Blum, Hans

Title Ein kunstrych Buch von allerley Antiquiteten...
Imprint Zurich, C. I Froschauer, [c. 1560]
Localisation Zentralbibliothek Zürich, 3.9, 2

Ancient buildings, Orders

Transcribed version of the text


     Published in Zurich by C. Froschauer as was the treatise on columns, Ein kunstrych Buch von allerley Antiquiteten is its natural supplement. Following the example of Serlio, who, in the Regole generali (Quarto libro) of 1537 expands the account on the five orders with “gli essempi dell’antiquita”, Hans Blum felt the need to present parallels of antique examples and the five theoretical models. The antique examples bring a whole range of variants, as morphological as decorative, to the grammatical paradigms. Reference to ruins is fully indicated by the landscape introduced in the architecture on the title page: the image, signed with the monogram HB, is obviously fundamentally inspired by the title page of Serlio’s Terzo libro (1540), given its composition with ruins made popular by Léonard Théry’s engravings (and those of others), which Androuet du Cerceau repeated in 1550 in his Duodecim fragmenta structurae veteris. A book of antique structures, the kunstrych Buch was inspired by Serlio, but it supplements the information with illustrations coming probably from sketchbooks circulating in Germany. The presentation is innovative because added to geometral elevations are views in perspective in the style of the studies in the Codex Coner. Blum eliminated the Tuscan order, for there are no examples in Roman ruins of that order clearly different from the Doric order. On the other hand, for the Doric order, he expanded the classic alternative between the two most important ruins, the Æmilia basilica and the theater of Marcellus. The basilica entablature, presented in perspective with its architrave with two fasciae, the bucranes and the paterae of its frieze and the mutules of its cornice, appears in folio A3. Nevertheless Blum combines this entablature with an original capital, closer to a “composite” model by Serlio, than to the antique edifice, with a high moulding decorated with leaves. For the theater of Marcellus, which we recognize in the following leaf, the German author takes the liberty of replacing the cone-shaped guttae of the original with small bell-shaped guttae. Further on, he proposes an entablature with triglyph-consoles inspired by a door in the Quarto libro (f. 27). Next come several models of entablatures without triglyph or metope. The author stipulates that they could be used with Ionic columns. Other details, capitals, frames and impost mouldings appear in the following pages.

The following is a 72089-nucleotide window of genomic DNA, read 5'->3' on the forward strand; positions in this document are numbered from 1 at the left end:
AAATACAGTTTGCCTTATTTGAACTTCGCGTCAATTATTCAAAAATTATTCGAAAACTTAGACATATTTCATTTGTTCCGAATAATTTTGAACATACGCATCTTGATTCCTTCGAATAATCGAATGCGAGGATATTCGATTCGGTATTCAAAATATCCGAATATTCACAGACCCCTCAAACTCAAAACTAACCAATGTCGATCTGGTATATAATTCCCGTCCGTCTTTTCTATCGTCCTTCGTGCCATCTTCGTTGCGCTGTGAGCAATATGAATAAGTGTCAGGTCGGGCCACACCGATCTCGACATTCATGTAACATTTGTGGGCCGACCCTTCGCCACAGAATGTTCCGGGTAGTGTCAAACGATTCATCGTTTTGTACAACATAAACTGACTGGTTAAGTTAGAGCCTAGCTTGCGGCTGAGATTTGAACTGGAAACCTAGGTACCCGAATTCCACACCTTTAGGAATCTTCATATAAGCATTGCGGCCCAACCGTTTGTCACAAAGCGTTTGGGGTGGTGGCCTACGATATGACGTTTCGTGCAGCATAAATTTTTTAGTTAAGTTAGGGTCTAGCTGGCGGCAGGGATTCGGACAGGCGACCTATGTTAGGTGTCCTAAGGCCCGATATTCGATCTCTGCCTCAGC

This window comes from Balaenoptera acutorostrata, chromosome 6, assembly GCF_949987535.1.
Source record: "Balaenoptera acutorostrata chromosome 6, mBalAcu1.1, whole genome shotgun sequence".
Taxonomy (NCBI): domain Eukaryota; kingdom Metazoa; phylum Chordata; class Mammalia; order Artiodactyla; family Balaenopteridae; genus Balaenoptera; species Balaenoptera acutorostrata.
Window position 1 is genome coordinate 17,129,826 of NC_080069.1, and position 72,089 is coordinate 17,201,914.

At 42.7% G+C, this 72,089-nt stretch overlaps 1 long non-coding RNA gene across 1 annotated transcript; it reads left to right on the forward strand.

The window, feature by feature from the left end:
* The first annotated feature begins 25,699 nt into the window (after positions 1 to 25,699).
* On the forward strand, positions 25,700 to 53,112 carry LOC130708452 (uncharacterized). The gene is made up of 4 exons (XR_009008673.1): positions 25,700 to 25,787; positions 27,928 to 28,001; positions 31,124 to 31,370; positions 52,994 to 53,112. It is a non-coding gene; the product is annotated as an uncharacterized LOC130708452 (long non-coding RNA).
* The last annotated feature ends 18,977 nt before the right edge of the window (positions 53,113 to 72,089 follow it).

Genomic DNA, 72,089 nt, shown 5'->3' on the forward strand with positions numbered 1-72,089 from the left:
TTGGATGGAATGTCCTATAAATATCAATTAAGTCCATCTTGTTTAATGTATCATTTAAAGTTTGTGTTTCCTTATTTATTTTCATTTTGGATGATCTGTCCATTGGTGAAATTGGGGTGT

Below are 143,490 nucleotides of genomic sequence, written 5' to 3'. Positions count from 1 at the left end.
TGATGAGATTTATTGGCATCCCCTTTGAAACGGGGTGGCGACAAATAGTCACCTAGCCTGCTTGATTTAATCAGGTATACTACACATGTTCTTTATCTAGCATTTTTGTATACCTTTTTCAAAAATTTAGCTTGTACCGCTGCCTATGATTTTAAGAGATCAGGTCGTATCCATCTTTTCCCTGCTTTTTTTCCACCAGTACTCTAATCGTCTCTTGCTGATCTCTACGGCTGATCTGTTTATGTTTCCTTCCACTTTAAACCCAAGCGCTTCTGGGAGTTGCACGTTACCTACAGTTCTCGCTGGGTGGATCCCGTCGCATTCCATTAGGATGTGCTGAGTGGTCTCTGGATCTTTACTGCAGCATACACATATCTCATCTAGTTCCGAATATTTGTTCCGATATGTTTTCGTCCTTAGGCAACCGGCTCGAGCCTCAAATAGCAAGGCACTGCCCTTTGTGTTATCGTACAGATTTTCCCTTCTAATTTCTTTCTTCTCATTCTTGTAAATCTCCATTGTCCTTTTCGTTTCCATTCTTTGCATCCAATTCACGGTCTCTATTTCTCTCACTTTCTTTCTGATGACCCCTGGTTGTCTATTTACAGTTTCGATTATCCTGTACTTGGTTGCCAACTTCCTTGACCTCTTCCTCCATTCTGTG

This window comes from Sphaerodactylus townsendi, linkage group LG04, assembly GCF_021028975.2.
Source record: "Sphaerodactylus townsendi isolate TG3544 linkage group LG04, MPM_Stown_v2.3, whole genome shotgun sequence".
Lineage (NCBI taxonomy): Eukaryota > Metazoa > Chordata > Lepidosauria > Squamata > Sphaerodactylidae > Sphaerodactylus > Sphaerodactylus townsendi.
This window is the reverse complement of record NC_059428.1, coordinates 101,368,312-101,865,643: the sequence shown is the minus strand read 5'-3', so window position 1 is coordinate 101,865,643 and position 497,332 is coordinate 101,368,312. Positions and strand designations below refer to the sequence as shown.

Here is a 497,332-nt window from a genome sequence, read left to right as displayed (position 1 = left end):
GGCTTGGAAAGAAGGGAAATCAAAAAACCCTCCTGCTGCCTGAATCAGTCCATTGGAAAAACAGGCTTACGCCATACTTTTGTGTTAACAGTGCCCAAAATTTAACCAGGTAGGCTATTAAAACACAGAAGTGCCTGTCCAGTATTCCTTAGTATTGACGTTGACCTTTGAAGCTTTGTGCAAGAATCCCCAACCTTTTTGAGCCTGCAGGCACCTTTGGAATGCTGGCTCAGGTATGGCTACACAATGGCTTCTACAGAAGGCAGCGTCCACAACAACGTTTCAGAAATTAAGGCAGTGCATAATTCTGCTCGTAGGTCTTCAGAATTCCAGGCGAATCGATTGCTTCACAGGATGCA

For the Ionic and the Corinthian, Blum goes back to a large plate spread over two pages (a double page, folded, in the later editions) with a theoretical model borrowing elements from the two models of the treatises on the orders. This section presents theoretical variants more than antique examples: a capital with the detail of Serlio’s baluster and volute with six centers, a simpler version with four centers and two revolutions, with a capital lacking a cushion, an entablature with a convex frieze, a cornice with Ionic modillions (copied from the temple of Saturn), a variation with a flat frieze ans a cornice with modillions or dentil, and an architrave with two or three fasciae. In folio D appears an entablature with an architrave with two fasciae, a convex frieze and modillions in parallelepiped form, overlapping, copied from the Hadrianeum. For the Corinthian, after a diagram of the construction of the abacus and the large plate, Blum adds several models of entablatures with dentil, modillions, dentil and modillions, as well as the cornice of the temple of Serapis. Blum treats the composite more quickly, and he, like Serlio, concludes with rules on the superposition of the orders. An erudite supplement to the treatise on the columns (although antique buildings are rarely named), with a longer text, the book was republished three times by Froschauer before his heir Bodmer published composite editions joining Blum’s two treatises to a series of antique engravings by Rudolph Wyssenbach. On the other hand, unlike the Saülenbuch, it was never translated and its impact on European architecture was much more limited.

Yves Pauwels (Centre d’études supérieures de la Renaissance, Tours) – 2012


Critical bibliography

E. Forssman, Säule und Ornament. Studien zum Problem des Manierismus in den nordischen Säulenbücher und Vorlageblättern des 16. und 17. Jahrhunderts, Stockholm/Uppsala, Almqvist & Wiksell, 1956, pp. 75-79.

G. Germann, “Les contraintes techniques dans l’illustration des livres d’architecture du XVe au XVIIIe siècle”, J.-M. Leniaud and B. Bouvier (eds.), Le livre d’architecture XVe-XXe siècle. Édition, représentations et bibliothèques, Paris, École des Chartes, 2002, pp. 92-106.

H. Günther, Deutsche Architekturtheorie zwischen Gotik und Renaissance, Darmstadt, Wissenschaftliche Buchgesellschaft, 1988, pp. 140-145.

A. Ruf, Die Säulenbücher des Meisters Hans Blum aus Lohr am Main 1550-1560, Lohr am Main, Geschichts- und Museumsverein Lohr am Main, 2006.

E. von May, Hans Blum von Lohr am Main. Ein Bautheoretiker der Renaissance, Strasbourg, Heitz & Mündel, 1910.